Explained: Winnipeg city hall’s power imbalance

The public is welcome at Winnipeg city hall. But democratic power problems remain/Tyler Searle photo

By Margaret Spratt

On the surface, Winnipeg’s city council seems like your typical western democratic forum. Voters elect its politicians with a secret ballot at regular intervals. Council agendas, voting records and minutes are posted online for all to read.

Meetings are streamed via YouTube. Meeting agendas and a wealth of other documentation are proactively disclosed online. Citizens can physically go to 510 Main St. to make their voices heard or follow a number of other feedback loops to speak up.

But look just below the surface, some say, and you find big problems with the way political power is wielded.

The importance of city hall

City hall plays a vital role in people’s everyday lives. Some of the things city hall deals with are water, waste, roads and recreation. Decisions made at city hall translates to community health, and the quality of services communities receive.

“It’s important that that level of government be as responsible as possible to the people who live here,” said Molly McCracken, the Manitoba director of the Canadian Centre for Policy Alternatives.

There are currently 15 councillors at city hall, each representing a geographic ward and also dealing with and voting on what to do about city-wide issues.

The Executive Policy Committee (EPC) is made up of six of those members and chaired by the sitting mayor — many think of the EPC as the mayor’s inner circle.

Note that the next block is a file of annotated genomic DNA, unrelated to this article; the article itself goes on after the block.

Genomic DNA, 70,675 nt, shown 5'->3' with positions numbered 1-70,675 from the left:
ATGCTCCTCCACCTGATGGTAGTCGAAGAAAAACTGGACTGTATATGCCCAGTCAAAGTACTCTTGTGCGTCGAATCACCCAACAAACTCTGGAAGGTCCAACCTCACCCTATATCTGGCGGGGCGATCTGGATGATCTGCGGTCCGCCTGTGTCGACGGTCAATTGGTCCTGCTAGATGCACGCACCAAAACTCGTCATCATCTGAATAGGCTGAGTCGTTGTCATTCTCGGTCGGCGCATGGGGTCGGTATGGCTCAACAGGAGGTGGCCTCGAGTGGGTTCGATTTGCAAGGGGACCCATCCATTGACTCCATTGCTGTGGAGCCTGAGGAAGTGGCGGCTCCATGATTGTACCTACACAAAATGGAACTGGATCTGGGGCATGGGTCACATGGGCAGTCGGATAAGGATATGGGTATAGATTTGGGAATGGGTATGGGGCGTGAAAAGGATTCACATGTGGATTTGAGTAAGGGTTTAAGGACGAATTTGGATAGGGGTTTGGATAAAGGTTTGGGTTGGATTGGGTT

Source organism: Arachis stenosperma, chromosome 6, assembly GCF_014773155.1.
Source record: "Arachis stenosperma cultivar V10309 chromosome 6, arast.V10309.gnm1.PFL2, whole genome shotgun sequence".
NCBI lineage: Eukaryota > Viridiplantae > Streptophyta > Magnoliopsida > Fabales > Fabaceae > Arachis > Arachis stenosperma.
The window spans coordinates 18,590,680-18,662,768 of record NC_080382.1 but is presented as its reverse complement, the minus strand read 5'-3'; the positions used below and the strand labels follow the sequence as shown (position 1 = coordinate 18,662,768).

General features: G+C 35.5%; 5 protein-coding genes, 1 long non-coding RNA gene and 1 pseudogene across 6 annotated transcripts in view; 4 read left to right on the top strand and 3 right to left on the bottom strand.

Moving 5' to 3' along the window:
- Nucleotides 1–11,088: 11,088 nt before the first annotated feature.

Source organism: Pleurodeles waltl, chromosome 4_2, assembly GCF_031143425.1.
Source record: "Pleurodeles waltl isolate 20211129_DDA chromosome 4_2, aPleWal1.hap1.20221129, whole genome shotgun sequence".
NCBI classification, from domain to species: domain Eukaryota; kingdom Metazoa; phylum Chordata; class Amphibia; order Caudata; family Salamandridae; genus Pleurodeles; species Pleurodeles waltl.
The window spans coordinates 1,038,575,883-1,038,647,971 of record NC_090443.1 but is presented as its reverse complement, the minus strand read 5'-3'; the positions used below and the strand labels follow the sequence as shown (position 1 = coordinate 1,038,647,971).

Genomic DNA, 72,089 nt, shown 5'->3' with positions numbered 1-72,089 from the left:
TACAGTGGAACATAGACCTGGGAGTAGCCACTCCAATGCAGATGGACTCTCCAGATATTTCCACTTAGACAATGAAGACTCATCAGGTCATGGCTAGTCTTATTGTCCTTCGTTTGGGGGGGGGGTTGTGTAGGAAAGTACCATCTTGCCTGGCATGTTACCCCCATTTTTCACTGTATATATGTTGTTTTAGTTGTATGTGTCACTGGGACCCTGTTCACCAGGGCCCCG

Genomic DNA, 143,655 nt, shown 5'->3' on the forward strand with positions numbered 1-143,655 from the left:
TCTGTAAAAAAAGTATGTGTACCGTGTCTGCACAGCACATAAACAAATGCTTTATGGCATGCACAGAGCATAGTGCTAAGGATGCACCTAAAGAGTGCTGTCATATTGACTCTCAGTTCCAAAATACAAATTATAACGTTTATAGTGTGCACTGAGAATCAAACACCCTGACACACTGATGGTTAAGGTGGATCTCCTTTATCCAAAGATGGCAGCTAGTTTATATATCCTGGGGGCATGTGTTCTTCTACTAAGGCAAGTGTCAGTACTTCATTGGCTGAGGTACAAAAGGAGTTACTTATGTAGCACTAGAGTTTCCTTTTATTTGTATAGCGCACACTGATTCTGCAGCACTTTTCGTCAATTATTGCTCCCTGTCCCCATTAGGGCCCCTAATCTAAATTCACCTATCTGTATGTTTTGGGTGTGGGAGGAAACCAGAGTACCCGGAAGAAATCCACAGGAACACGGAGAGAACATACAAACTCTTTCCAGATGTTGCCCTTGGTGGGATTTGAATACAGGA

The mayor appoints chairs of the major standing committees, like finance, water and waste and property and development.

If an EPC member disagrees with the mayor, they can be removed from EPC with the snap of a finger — although this doesn’t happen a lot.

When Mayor Brian Bowman won the mayoral race in 2014, he promised to make substantial changes to EPC — starting with revising the appointment process.

Eight years later, things have stayed the same — in fact, the issues Bowman promised to solve have only gotten worse.

Because the mayor appoints the six EPC members, he can fairly expect to net seven of the nine votes needed for items to pass when council votes as a whole.

In an unusual move in 2016, Bowman began informally inviting two other, non-EPC, councillors to regularly attend private meetings. These were confidential sessions—the group would get access to budgets and briefings before council meetings.

This became known as ‘EPC+2.’

Some sitting councillors complain that as it exists today, EPC has too much power.

What does good governance look like?

In 2018, council approved $175,000 for a consultant’s review of its governance structure and processes. This review, produced by accounting firm MNP and released to the public in early January recommended reform and outlined seven principles of good governance:

  • Accountability
  • Transparency
  • Efficiency
  • Inclusivity
  • Impartiality
  • Learning

But the current EPC power structure complicates these things. The first red flag is on transparency.

Reports given to the major standing committees are all initially vetted by the mayor’s office, MNP found.

In other words, this means the mayor has oversight over the flow of information given to councillors.

Another red flag is inclusivity.

“The mayor has a lot of control on who sits on the EPC,” said McCracken. “If they endorse something then they have the votes to bring it to council to be passed. This creates a challenge because diverse needs aren’t always represented on council.”

The governance review outlined 15 recommendations that could help strengthen the city’s governance structure.

Number four, for example, suggests that city hall “establish maximum number of appointments by the Mayor to ensure these appointments plus the mayor, do not exceed 50 per cent of council”.

Twitter: @margaret_spratt

Edit: May 1, 8:40 p.m.:Corrects address


  1. It’s say on the second paragraph 511 main st. The actual address is 510 main st. City hall

Leave a Reply